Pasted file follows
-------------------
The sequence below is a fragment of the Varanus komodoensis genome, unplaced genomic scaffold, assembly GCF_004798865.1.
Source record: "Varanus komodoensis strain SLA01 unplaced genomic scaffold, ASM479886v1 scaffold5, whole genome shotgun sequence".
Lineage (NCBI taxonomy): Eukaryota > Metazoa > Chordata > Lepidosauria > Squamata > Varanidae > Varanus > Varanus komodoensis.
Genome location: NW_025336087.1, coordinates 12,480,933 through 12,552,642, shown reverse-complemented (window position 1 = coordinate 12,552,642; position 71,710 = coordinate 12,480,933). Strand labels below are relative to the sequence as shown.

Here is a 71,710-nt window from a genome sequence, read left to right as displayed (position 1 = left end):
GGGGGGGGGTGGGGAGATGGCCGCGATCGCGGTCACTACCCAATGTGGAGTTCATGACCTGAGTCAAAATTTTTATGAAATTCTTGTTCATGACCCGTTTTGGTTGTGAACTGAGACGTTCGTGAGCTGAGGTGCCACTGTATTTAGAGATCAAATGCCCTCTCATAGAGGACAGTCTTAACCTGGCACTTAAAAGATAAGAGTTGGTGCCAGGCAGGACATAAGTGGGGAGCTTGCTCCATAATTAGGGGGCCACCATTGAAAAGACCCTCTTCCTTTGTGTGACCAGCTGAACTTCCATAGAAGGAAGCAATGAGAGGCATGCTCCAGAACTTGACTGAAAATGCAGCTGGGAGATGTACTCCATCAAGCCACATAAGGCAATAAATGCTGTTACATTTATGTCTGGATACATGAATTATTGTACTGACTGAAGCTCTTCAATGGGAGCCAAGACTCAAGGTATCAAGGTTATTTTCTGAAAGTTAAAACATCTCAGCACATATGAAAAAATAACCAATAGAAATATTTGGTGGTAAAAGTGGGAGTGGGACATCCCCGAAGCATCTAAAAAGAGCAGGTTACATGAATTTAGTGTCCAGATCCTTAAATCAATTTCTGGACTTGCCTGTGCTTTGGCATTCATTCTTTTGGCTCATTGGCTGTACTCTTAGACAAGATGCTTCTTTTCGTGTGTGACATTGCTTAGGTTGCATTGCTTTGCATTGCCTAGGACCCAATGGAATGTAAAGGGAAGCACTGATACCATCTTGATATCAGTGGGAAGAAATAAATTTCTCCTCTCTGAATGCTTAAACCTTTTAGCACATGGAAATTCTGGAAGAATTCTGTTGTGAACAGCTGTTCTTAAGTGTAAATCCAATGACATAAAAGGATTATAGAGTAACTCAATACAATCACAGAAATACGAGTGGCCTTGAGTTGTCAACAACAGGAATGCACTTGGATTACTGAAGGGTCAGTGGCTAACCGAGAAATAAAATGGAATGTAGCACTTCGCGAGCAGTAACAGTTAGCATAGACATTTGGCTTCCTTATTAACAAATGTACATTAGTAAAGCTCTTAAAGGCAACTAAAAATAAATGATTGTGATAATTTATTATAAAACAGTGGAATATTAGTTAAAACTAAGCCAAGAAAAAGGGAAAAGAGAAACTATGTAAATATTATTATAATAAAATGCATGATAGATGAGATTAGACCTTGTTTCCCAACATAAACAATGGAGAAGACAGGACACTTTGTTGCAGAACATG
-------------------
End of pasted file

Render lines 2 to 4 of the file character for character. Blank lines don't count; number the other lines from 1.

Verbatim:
Source record: "Varanus komodoensis strain SLA01 unplaced genomic scaffold, ASM479886v1 scaffold5, whole genome shotgun sequence".
Lineage (NCBI taxonomy): Eukaryota > Metazoa > Chordata > Lepidosauria > Squamata > Varanidae > Varanus > Varanus komodoensis.
Genome location: NW_025336087.1, coordinates 12,480,933 through 12,552,642, shown reverse-complemented (window position 1 = coordinate 12,552,642; position 71,710 = coordinate 12,480,933). Strand labels below are relative to the sequence as shown.